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Advice on taking in a stray

post #1 of 13
Thread Starter 
A few months ago, a curious, gentle grey cat started wandering into my friend's barn while my friend was working in there. He's a very social cat and appears to have been through a lot.
When he first started coming around, he had abrasions on one side of his body (almost like someone had tossed him out of a moving vehicle,) bite marks around his head, a slightly bent tail, a nasty eye infection and pieces missing from his ears. He was quick to warm up to us and let us hold him, and always follows us around on the property.
Now his abrasions have healed and his eye infection was treated, and since it is winter now, my friends have set up a little shelter for him on their deck with a heating pad in it. He just sits on the deck now in his little hideout and begs to come inside. They can't bring him into their own house though since they already have 5 cats, but I'm considering taking him into my home, where he would be the only pet.
I'm fairly certain he was a pet at one time due to his tameness and the fact he is litter box trained, but my question today is what should be done with a stray before bringing him into your home? I understand it is important to have him fixed, but what else would need to be done? Vaccinations? declawing? Is this an expensive venture?
He really is a little sweetheart and I would like to help him out at least for the cold winter - I'm pretty clueless when it comes to cats and would like your advice.
Thank you!
post #2 of 13
Oh, it does my heart good to hear that someone wants to care for this guy!! It does sound like he is looking for a home and I am glad you are willing. I think it would be a good idea to get a vet appointment, get him checked, schedule neutering and then bring him home if all is well. Try to put him into a small room for a few days-getting him used to using a litter box and just being indoors. He sure does sound like he will be grateful to have a home especially with winter upon us. Good luck and keep us posted.
post #3 of 13
Our first cat was a stray--and although it was probably alittle more expensive then starting with a shelter cat it was worth it.

First thing is vaccinations and a FIV/FELV test--obviously neutering. No declawing--its a horrible procedure that actually takes off part of the toe--search on this site about declawing! Probably needs to be wormed if he's been outdoors.

Depending upon your vet an office visit usually runs like $30-$45--we go to a low cost vet, our office visit it $18. We paid $26 to get Jack neutered --low cost vet. The FIV/FELV test is like $30 We go to the low cost shot clinic on Saturdays where you don't pay office vists so the shots are at cost like $10 for rabies $8 to worm them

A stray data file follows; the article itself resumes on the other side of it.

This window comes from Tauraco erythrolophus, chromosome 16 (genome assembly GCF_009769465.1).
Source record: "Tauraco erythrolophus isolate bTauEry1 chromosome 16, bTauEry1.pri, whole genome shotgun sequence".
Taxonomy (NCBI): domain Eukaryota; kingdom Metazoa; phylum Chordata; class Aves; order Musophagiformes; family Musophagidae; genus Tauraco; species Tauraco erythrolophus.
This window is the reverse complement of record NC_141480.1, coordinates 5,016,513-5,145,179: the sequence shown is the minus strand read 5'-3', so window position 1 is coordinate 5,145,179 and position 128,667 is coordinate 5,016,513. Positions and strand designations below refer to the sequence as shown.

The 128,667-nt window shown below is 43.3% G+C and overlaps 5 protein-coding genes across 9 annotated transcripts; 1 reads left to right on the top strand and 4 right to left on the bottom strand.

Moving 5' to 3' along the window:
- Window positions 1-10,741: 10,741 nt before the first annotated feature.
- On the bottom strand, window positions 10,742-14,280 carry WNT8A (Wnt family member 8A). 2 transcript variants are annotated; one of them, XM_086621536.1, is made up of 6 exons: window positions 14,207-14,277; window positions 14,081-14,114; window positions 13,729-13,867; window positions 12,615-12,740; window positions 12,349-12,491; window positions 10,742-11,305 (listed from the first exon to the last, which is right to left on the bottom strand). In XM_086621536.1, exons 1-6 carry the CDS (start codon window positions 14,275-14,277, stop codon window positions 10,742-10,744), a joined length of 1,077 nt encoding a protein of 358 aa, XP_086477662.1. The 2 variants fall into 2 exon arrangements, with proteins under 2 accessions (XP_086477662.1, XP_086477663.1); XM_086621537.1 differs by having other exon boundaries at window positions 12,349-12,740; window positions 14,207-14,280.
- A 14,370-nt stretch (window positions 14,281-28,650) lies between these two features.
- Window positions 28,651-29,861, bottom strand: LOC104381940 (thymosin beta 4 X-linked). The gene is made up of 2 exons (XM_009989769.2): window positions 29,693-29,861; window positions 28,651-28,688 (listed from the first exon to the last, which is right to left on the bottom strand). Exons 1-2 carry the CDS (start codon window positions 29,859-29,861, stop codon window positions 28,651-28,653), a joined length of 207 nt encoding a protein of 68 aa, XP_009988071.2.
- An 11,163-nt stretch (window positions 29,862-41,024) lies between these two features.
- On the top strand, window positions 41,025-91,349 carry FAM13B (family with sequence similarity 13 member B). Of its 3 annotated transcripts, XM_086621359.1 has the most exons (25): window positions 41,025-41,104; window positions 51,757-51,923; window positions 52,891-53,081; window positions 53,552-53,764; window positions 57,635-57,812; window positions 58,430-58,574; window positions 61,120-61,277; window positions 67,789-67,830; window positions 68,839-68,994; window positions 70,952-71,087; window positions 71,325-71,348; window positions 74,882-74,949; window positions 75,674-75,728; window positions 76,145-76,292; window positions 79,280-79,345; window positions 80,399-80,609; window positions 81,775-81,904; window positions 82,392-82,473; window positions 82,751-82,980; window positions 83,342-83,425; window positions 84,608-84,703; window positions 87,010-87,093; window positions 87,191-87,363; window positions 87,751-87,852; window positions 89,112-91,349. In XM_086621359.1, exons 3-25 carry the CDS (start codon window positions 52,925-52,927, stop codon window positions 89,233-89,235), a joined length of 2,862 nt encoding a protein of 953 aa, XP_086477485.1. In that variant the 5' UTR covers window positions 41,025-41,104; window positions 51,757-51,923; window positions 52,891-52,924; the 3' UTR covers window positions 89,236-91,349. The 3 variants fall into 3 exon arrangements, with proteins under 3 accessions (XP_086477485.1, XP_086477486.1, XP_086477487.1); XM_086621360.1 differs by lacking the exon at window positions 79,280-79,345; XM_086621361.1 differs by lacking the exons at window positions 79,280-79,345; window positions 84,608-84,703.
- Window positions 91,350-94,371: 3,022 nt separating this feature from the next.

Leslie
post #4 of 13
I pretty much agree with both of the previous posters. First and most essential is the FIV/FELV test and the spay/neuter. As was already stated declawing is a terrible thing. I tend to go easy on the vaccinations and I believe in getting only the most essential ones.

A small room, clean litter box, plenty of food and water and a warm blanket will help the kitty to adjust to a new home. He sounds like a great cat!
post #5 of 13
P.S. Stray cats make the *BEST* pets. They are so grateful for a good home and they never forget it.
post #6 of 13
Ditto to everything everyone has said here... no need to declaw. Give him lots of places to scratch and incentize with treats, praise ... rub cat nip or use cat nip spray on his scratching posts. etc. Trim his nails every couple of weeks. The vet tech can show you how.
post #7 of 13
Thread Starter 
So I just brought him home about an hour ago. He was really sweet the car ride home, and even slept soundly. Now he is confined to one room and he seemed really comfortable at first but then hid under the dresser, where he remains. Hopefully he will become a little more adventurous with time and come out from under there. There are things in the room from where he was last staying, so things aren't totally foreign to him.
I plan to get him fixed soon, because I'm afraid he will spray (and also just in case he goes back to the farm in the spring) and next weekend I am taking him to a low cost vaccination clinic at the local pet store.
Hopefully all goes well with this, he is my first cat. I'm really scared I will screw it all up lol